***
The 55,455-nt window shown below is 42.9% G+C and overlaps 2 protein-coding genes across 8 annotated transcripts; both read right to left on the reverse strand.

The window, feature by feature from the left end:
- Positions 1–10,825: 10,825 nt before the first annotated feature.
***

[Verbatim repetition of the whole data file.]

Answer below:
The 55,455-nt window shown below is 42.9% G+C and overlaps 2 protein-coding genes across 8 annotated transcripts; both read right to left on the reverse strand.

The window, feature by feature from the left end:
- Positions 1–10,825: 10,825 nt before the first annotated feature.